Different type of Terminology used in Badminton All Information

The sport of badminton is known for its quick rallies, calculated moves, and precise smashes. Knowing the many terms used in badminton is essential for clear communication and a greater understanding of the game, regardless of whether you’re a competitive player, recreational player, or spectator watching a match.


Let’s begin with the most recognizable piece of gear: the shuttlecock, sometimes referred to as the “birdie.” It is a projectile intended to be struck back and forth across the net, composed of feathers or synthetic materials.


The series of shots that players trade during a rally. The goal is to score points by landing the shuttlecock on the court of the opposition while keeping it in play.


A rally starts with the serve. The shuttlecock must be struck below the server’s waist level, and players take turns serving. The serve is governed by certain regulations to maintain equity and conformity to the game’s tenets.

Drop Shot:

In a drop shot, the shuttlecock is delicately tapped by the player to fall just over the net and settle near the net on the other player’s side. It requires control and accuracy.


A player can use the smash, a potent offensive move, to drive the shuttlecock onto the court of their opponent. It’s a calculated maneuver that’s frequently employed to break a rally and surprise the opposition.


A deep, high shot that propels the shuttlecock to the back of the other team’s court is called a clear. During a rally, it’s used to purchase time and create space.


A drive is a short, flat shot that follows the ground and is intended to swiftly get past the opposition. It calls for a blend of strength and precision.


You can play singles or doubles badminton. In a doubles match, two players collaborate to outmaneuver their rivals on each side of the net.


When a player breaks the rules, it is a fault. Serving out of turn, hitting the shuttlecock outside the lines, and making illegal strokes are common mistakes.


A deuce occurs when there is a tie at 20-20 in the score. Then, to win, players need to win by two points.


The badminton court’s rear boundary line is known as the baseline. Throughout the game, players carefully place themselves in relation to this line.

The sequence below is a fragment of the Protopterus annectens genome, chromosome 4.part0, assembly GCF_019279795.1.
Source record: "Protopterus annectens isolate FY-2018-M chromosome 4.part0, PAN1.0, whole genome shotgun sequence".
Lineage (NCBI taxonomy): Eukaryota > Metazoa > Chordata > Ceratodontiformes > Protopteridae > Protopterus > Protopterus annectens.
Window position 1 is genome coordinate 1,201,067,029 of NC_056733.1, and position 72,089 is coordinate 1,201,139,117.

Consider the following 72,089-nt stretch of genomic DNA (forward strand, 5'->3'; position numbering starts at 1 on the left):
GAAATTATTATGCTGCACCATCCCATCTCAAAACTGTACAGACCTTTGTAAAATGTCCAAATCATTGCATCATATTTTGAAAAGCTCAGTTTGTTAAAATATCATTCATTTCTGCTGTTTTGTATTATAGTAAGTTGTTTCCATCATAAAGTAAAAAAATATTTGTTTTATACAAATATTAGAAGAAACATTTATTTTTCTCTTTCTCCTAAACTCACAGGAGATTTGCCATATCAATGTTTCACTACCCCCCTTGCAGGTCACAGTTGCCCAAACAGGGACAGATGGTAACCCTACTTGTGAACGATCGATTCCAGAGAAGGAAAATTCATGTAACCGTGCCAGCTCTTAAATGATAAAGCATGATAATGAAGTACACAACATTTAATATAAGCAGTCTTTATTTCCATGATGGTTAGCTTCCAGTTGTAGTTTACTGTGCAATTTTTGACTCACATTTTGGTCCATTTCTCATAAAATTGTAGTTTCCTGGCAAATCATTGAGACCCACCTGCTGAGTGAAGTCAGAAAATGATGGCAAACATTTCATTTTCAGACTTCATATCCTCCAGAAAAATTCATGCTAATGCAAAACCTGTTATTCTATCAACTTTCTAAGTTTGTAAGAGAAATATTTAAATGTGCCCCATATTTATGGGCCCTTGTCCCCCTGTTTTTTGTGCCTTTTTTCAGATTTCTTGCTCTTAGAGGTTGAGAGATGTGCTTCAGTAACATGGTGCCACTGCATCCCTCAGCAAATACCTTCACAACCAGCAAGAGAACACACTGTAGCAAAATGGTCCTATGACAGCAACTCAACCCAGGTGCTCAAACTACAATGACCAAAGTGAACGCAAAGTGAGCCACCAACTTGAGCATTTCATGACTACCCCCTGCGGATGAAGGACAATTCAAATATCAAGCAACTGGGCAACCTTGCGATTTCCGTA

When an unplanned interruption, like a disturbance in the audience or a broken shuttlecock, necessitates replaying a rally, a let is called.


Teams or individuals toss a coin to choose who will serve first or select their side of the court prior to the start of a badminton match.

Service Fault:

If the server steps on the service line or strikes the shuttlecock above the waist, for example, during the serve, this is considered a service fault.


refers to the method of making the shuttlecock with actual feathers, usually from geese or ducks.


The way that a player moves onto the court, focuses on quickness and strategic placement to get to the shuttlecock.

Net Shot:

A skillful stroke that is played in close proximity to the net, typically accompanied by a light tap, with the goal of dropping the shuttlecock barely over the net.

Drive Serve:

A serving method that slows down the opponent’s reaction time by hitting the shuttlecock on a flatter trajectory.

Flick Serve:

Like a driving serve but delivered with a sneaky wrist flick to surprise your opponent.


A shot that strikes a balance between force and accuracy by fusing aspects of a smash and a drop shot.

Racket Grip:

The way in which a player handles the racket, encompassing several grips such as the panhandle, backhand, and forehand.

Cross-Court Shot:

Striking the shuttlecock diagonally to the other player’s side of the net, generating an angle that might be difficult to recover.

Mixed Doubles:

A badminton match in which there are two players on each team, one male and one female.


The badminton court’s back boundary line is known as the baseline. Throughout the game, players carefully place themselves in relative to this line.

Clear Shot:

A deep, high shot that is frequently utilized to take back control of the rally and is played to the back of the opponent’s court.

Rallying Points Scoring System:

The way badminton is now scored: regardless of who serves, a point is awarded on each serve.


The skill of tricking an opponent with unexpected plays, body language, or false shots.


A skillful defensive move in which a player dives to return a shot that would have remained out of reach.

Drive Shot:

A forceful shot delivered quickly and parallel to the ground that is frequently used to retain rally control or launch a counterattack.

Service Line:

The line that players must stand behind when serving on either side of the court.

Front Court:

The area close to the net, where players usually execute net and drop shots.

Back Court:

The area close to the back boundary line, when players frequently take up positions to block clean strokes and smashes.

These are only a handful of the basic terms used by badminton players and lovers to refer to various tactics, approaches, and scenarios on the court.

Not only is it essential to know these terms to communicate effectively during a game, but it also makes watching and playing badminton more enjoyable overall. The vocabulary of badminton enhances the game for both players and spectators, whether you’re completing a crisp drop shot, applauding a well-timed smash, or planning with your doubles partner.

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